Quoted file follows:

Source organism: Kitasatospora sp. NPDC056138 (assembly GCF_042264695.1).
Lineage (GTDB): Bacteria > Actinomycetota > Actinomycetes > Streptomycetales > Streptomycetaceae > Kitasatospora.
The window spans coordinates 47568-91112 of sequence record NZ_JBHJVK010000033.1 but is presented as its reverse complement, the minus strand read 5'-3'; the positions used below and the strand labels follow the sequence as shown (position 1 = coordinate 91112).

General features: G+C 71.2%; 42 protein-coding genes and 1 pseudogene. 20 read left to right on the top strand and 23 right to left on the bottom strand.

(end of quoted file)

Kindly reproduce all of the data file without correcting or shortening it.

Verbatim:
Source organism: Kitasatospora sp. NPDC056138 (assembly GCF_042264695.1).
Lineage (GTDB): Bacteria > Actinomycetota > Actinomycetes > Streptomycetales > Streptomycetaceae > Kitasatospora.
The window spans coordinates 47568-91112 of sequence record NZ_JBHJVK010000033.1 but is presented as its reverse complement, the minus strand read 5'-3'; the positions used below and the strand labels follow the sequence as shown (position 1 = coordinate 91112).

General features: G+C 71.2%; 42 protein-coding genes and 1 pseudogene. 20 read left to right on the top strand and 23 right to left on the bottom strand.